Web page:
(b) Any person who willfully and fraudulently uses personal identification information concerning a deceased individual commits a felony of the second degree, punishable as provided in s. 775.082, s. 775.083, or s. 775.084, if the pecuniary benefit, the value of the services received, the payment sought to be avoided, or the amount of injury or fraud perpetrated is $ 5,000 or more, or if the person fraudulently uses the personal identification information of 10 or more but fewer than 20 deceased individuals. Notwithstanding any other provision of law, the court shall sentence any person convicted of committing the offense described in this paragraph to a mandatory minimum sentence of 3 years’ imprisonment.

(c) Any person who willfully and fraudulently uses personal identification information concerning a deceased individual commits the offense of aggravated fraudulent use of the personal identification information of multiple deceased individuals, a felony of the first degree, punishable as provided in s. 775.082, s. 775.083, or s. 775.084, if the pecuniary benefit, the value of the services received, the payment sought to be avoided, or the amount of injury or fraud perpetrated is $ 50,000 or more, or if the person fraudulently uses the personal identification information of 20 or more but fewer than 30 deceased individuals. Notwithstanding any other provision of law, the court shall sentence any person convicted of the offense described in this paragraph to a minimum mandatory sentence of 5 years’ imprisonment. If the pecuniary benefit, the value of the services received, the payment sought to be avoided, or the amount of the injury or fraud perpetrated is $ 100,000 or more, or if the person fraudulently uses the personal identification information of 30 or more deceased individuals, notwithstanding any other provision of law, the court shall sentence any person convicted of an offense described in this paragraph to a mandatory minimum sentence of 10 years’ imprisonment.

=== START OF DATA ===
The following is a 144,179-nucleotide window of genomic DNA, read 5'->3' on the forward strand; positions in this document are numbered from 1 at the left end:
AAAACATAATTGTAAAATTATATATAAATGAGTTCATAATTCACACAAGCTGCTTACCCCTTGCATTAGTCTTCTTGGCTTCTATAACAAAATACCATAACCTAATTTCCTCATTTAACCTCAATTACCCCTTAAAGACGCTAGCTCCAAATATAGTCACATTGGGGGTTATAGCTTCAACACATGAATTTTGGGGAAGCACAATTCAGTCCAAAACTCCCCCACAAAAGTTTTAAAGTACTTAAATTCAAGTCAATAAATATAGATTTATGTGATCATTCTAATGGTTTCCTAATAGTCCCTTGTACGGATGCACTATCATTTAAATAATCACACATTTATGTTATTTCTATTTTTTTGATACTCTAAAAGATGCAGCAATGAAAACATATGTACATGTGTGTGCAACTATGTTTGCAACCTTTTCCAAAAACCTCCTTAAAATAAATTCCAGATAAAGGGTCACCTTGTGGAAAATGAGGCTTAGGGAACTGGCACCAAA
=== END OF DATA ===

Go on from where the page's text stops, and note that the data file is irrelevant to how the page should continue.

(9) Any person who willfully and fraudulently creates or uses, or possesses with intent to fraudulently use, counterfeit or fictitious personal identification information concerning a fictitious individual, or concerning a real individual without first obtaining that real individual’s consent, with intent to use such counterfeit or fictitious personal identification information for the purpose of committing or facilitating the commission of a fraud on another person, commits the offense of fraudulent creation or use, or possession with intent to fraudulently use, counterfeit or fictitious personal identification information, a felony of the third degree, punishable as provided in s. 775.082, s. 775.083, or s. 775.084.

(10) Any person who commits an offense described in this section and for the purpose of obtaining or using personal identification information misrepresents himself or herself to be a law enforcement officer; an employee or representative of a bank, credit card company, credit counseling company, or credit reporting agency; or any person who wrongfully represents that he or she is seeking to assist the victim with a problem with the victim’s credit history shall have the offense reclassified as follows:

(a) In the case of a misdemeanor, the offense is reclassified as a felony of the third degree.

(b) In the case of a felony of the third degree, the offense is reclassified as a felony of the second degree.

(c) In the case of a felony of the second degree, the offense is reclassified as a felony of the first degree.

(d) In the case of a felony of the first degree or a felony of the first degree punishable by a term of imprisonment not exceeding life, the offense is reclassified as a life felony.

For purposes of sentencing under chapter 921, a felony offense that is reclassified under this subsection is ranked one level above the ranking under s. 921.0022 or s. 921.0023 of the felony offense committed, and a misdemeanor offense that is reclassified under this subsection is ranked in level 2 of the offense severity ranking chart.

(11) The prosecutor may move the sentencing court to reduce or suspend the sentence of any person who is convicted of a violation of this section and who provides substantial assistance in the identification, arrest, or conviction of any of that person’s accomplices, accessories, coconspirators, or principals or of any other person engaged in fraudulent possession or use of personal identification information. The arresting agency shall be given an opportunity to be heard in aggravation or mitigation in reference to any such motion. Upon good cause shown, the motion may be filed and heard in camera. The judge hearing the motion may reduce or suspend the sentence if the judge finds that the defendant rendered such substantial assistance.